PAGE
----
Ace launches Supply Place for B2B sales
Pointing to the importance of business-to-business sales, Ace Hardware launched a new brand for small business supply customers.
The new brand is called "The Supply Place, Powered by Ace." It is designed to attract sales among customer types including schools, churches, restaurants, apartment managers and general contractors. The co-op believes a separate brand that speaks directly to business customers will aid a store’s ability to reach this market segment, which spends more than the normal DIY customer ($47 vs. $20 on average).
The program includes a certification process for all Ace retailers that want to use the Supply Place brand. In addition to the new brand, the program includes an e-commerce component that will allow stores to manage the pricing and the relationship with their small business customers.
The co-op pointed to the importance of end caps that promote a store’s ability to supply business customers. Among the optional endcaps — Gojo Hand cleaners, Clorox bleach, WD-40, and florescent tube lighting.
According to John Venhuizen, who will step into the role of CEO at the end of March, a common denominator of a successful and lucrative Ace stores is "a meaningful portion of sales from small business. Retailers who take advantage of the business-to-business opportunities are winning," he said.
Ace unveils vision for Valspar
New Orleans — With the ink still wet on the Valspar-Ace Hardware deal, Ace retailers got their first look at Ace’s vision for its Valspar paint departments. The vision includes a pair of endcaps and 8-ft. color displays featuring Clark & Kensington on one side and Valspar on the other. In between the rests a counter, mixing equipment and an overhead "Color comes home" message.
Valspar and Ace employees were busy answering questions, showing colors and generally promoting the new program, which is expected to deploy in October. They also spread the word of Clark & Kensington’s No. 1 ranking in the recent Consumer Reports article on interior paint.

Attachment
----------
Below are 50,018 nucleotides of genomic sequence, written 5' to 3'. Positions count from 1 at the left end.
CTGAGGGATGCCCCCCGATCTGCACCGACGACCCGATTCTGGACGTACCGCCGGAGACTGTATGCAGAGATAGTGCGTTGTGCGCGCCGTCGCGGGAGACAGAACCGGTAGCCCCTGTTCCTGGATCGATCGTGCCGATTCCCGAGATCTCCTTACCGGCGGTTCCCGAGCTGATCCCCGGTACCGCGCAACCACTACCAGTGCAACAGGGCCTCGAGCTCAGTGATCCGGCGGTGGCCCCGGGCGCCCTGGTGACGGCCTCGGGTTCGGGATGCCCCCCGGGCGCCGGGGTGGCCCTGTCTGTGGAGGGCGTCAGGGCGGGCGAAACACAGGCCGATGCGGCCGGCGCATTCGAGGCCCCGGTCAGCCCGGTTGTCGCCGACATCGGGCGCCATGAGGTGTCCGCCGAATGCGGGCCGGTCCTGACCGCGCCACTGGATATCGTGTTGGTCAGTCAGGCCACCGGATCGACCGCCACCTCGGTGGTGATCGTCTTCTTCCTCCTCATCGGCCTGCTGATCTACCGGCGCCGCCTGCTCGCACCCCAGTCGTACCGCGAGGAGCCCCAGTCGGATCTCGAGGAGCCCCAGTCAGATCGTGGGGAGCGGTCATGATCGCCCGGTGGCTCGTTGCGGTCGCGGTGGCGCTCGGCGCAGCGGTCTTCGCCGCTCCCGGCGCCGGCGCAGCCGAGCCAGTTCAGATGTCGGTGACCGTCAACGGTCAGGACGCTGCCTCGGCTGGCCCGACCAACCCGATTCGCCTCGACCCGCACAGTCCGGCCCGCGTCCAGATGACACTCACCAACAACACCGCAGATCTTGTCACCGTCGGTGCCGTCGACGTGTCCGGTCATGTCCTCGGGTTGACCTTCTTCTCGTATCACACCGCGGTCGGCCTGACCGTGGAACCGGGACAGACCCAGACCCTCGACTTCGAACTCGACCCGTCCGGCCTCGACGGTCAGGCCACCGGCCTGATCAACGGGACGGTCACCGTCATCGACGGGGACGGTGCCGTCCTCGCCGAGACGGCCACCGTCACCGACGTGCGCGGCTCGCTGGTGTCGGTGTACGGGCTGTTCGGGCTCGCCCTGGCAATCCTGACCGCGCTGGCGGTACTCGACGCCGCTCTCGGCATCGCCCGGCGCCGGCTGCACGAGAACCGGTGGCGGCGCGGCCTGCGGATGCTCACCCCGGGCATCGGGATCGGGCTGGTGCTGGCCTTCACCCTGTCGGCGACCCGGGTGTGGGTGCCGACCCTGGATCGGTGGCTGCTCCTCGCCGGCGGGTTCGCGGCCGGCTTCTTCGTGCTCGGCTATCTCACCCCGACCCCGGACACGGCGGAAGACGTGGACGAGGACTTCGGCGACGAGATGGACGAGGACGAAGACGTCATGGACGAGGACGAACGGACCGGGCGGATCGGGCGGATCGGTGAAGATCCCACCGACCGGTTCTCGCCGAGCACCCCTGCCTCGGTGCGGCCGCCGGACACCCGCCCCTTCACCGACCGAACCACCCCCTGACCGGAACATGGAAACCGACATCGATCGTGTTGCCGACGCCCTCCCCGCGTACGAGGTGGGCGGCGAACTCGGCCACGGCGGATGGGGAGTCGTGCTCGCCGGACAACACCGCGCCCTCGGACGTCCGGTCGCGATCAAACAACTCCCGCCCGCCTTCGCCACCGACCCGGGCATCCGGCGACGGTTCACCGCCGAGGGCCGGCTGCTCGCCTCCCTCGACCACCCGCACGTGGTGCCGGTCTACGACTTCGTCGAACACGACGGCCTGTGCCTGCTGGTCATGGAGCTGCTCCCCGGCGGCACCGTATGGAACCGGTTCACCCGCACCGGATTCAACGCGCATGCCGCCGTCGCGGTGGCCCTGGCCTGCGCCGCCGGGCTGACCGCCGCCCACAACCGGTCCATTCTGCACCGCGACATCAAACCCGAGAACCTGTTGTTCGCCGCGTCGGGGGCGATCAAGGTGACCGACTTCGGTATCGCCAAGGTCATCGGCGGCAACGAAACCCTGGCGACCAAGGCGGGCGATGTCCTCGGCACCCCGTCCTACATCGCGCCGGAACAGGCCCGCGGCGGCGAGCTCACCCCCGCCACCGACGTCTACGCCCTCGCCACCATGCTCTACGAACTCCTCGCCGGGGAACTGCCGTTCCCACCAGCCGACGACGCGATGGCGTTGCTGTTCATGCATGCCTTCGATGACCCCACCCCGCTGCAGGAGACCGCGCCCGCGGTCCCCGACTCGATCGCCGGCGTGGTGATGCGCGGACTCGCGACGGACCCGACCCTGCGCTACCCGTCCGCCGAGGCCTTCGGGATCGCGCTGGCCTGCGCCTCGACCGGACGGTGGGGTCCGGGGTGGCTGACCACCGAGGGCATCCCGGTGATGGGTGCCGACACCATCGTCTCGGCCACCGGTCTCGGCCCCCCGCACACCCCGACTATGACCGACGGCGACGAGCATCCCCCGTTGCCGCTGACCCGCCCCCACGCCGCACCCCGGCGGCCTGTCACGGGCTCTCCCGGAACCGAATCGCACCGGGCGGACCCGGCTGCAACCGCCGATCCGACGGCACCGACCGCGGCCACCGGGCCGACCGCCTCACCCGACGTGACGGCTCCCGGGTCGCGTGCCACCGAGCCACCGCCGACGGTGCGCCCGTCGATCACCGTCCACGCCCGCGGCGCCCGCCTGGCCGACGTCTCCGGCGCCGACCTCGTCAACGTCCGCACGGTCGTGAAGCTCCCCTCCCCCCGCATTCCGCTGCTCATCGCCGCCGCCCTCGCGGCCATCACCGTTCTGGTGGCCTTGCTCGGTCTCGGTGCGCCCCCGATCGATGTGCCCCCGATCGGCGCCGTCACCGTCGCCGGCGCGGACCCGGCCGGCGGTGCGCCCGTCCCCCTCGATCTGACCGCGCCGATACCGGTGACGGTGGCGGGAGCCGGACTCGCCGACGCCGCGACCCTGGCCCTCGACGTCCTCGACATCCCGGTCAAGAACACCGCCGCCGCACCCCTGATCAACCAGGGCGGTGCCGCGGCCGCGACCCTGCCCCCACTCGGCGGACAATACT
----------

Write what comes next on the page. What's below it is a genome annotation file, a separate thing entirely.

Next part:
The deployment will precede a marketing effort — a paint grand opening — that Ace VP paint John Surane, described as "our biggest national event ever." Surane also raised the goal for Ace paint — to reach 10% market share in 10 years, double its current share.
Retailers on the floor who spoke to HCN ran the gamut from those who embrace the change enthusiastically, to those who want to stay with their existing brands, notably Benjamin Moore.
Incentives are in place to reset the stores, both in terms of product and fixtures. And Ace says that with Valspar it will have a national brand partner with all of the national marketing support that comes with it. It will also allow stores to operate with a single tint machine.
"We as a team recognize that there are a thousand scenarios out there in your paint department," said Surane, speaking at the convention’s general session. "We’re ready to work with you on that."
Ace show kicks off with a send-off for Griffith
New Orleans — Ace Hardware CEO Ray Griffith, who will step down as CEO in late March, gave his last general session talk to the collected membership of the co-op.
"I’ve enjoyed the privilege of working with all of you and helping entrepreneurs achieve success and wealth," Griffith added. "How cool is that … to work for a meaningful company with an honorable purpose?"
As previously announced, John Venhuizen — a 20-year veteran of Ace — will replace Griffith as CEO at the end of March.
Griffith was CEO of Ace for eight years, and his Ace career has 19 years.
Griffith was introduced to the stage by Ace Hardware chairman Dave Ziegler, who presented Griffith with the inaugural "Ray Griffith Leadership Award." The award was created to recognize "outstanding commitment," "unquestionable integrity" and "passion" for the business.
Upon accepting the award, Griffith — who received two standing ovations during his presentation — joked: "I wish I was half this good."
Venhuizen, currently president and COO of Ace, said: "I don’t plan to fill Ray’s shoes. Those are shoes you don’t fill."